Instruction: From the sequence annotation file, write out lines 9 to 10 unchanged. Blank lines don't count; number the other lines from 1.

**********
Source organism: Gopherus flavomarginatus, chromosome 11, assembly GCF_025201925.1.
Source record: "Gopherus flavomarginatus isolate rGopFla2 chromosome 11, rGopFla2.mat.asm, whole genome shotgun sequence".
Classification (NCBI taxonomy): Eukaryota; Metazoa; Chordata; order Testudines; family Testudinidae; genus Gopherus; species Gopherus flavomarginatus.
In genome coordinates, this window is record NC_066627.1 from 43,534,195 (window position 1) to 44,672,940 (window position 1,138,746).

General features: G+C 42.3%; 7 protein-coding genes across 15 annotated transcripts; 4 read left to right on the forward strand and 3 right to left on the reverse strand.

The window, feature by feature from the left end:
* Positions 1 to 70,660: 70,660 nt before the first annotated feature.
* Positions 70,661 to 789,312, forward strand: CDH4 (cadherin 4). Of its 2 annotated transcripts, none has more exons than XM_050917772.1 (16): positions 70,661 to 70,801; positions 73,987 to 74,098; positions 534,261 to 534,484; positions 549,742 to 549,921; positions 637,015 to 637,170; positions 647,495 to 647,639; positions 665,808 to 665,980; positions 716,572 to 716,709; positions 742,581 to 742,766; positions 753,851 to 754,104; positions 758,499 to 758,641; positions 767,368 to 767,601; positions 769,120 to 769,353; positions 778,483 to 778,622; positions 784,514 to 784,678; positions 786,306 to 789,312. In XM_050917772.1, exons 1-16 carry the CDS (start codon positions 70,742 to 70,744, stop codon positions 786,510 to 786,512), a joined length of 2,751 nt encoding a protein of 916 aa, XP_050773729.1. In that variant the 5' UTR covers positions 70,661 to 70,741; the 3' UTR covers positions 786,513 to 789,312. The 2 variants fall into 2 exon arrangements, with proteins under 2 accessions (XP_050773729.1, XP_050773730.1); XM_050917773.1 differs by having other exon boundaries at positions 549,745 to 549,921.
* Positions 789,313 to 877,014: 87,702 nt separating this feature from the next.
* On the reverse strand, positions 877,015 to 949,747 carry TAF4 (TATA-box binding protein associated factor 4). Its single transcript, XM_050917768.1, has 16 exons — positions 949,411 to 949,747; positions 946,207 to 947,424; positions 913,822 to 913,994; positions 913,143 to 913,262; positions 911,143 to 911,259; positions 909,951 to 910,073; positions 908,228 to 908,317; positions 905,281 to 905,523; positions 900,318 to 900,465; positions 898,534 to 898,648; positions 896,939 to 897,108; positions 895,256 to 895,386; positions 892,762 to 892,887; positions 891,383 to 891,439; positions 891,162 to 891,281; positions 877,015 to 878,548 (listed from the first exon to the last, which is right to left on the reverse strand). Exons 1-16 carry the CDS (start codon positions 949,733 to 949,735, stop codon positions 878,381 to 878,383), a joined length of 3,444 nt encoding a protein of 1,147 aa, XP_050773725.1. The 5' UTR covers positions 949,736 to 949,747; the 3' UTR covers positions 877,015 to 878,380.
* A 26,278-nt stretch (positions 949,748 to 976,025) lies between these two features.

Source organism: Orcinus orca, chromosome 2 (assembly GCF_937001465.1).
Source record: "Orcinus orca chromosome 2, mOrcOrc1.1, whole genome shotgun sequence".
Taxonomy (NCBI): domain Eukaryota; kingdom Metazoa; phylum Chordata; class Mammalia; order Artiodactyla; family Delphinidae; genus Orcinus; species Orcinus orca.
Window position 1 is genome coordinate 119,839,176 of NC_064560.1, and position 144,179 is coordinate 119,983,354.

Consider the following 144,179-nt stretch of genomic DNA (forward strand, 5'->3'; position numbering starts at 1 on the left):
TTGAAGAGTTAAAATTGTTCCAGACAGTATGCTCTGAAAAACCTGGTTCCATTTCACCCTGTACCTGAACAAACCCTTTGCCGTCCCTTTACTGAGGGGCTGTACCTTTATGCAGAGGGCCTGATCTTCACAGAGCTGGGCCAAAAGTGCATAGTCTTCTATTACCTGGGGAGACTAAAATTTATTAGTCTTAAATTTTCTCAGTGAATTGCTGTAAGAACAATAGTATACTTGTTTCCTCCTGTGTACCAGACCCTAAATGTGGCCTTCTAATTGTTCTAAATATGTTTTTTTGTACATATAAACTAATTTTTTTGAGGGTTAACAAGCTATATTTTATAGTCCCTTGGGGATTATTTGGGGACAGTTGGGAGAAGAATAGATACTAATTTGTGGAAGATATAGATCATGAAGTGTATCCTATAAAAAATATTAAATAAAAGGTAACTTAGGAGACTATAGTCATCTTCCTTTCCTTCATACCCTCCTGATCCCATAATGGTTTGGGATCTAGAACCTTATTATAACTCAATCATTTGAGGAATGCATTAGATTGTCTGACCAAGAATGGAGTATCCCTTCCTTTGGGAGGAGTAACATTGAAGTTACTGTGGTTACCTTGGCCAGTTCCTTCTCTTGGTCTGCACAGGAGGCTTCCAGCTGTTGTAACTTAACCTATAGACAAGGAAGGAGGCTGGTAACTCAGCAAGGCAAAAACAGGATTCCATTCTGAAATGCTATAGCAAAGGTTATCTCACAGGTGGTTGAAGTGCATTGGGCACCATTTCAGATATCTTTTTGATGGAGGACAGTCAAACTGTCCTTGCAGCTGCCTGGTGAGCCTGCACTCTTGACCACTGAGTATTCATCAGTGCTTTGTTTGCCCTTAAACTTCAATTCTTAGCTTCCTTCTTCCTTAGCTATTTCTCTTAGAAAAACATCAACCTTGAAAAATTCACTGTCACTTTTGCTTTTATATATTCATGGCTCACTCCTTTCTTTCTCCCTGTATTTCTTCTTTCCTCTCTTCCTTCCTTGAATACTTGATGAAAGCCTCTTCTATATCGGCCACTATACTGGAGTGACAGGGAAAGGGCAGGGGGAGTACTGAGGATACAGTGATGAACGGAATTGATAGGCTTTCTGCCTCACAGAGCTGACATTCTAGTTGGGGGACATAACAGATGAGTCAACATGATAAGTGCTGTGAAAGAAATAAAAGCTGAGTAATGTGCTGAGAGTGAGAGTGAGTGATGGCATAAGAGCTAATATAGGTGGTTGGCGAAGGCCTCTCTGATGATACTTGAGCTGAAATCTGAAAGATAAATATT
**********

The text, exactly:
* Positions 789,313 to 877,014: 87,702 nt separating this feature from the next.
* On the reverse strand, positions 877,015 to 949,747 carry TAF4 (TATA-box binding protein associated factor 4). Its single transcript, XM_050917768.1, has 16 exons — positions 949,411 to 949,747; positions 946,207 to 947,424; positions 913,822 to 913,994; positions 913,143 to 913,262; positions 911,143 to 911,259; positions 909,951 to 910,073; positions 908,228 to 908,317; positions 905,281 to 905,523; positions 900,318 to 900,465; positions 898,534 to 898,648; positions 896,939 to 897,108; positions 895,256 to 895,386; positions 892,762 to 892,887; positions 891,383 to 891,439; positions 891,162 to 891,281; positions 877,015 to 878,548 (listed from the first exon to the last, which is right to left on the reverse strand). Exons 1-16 carry the CDS (start codon positions 949,733 to 949,735, stop codon positions 878,381 to 878,383), a joined length of 3,444 nt encoding a protein of 1,147 aa, XP_050773725.1. The 5' UTR covers positions 949,736 to 949,747; the 3' UTR covers positions 877,015 to 878,380.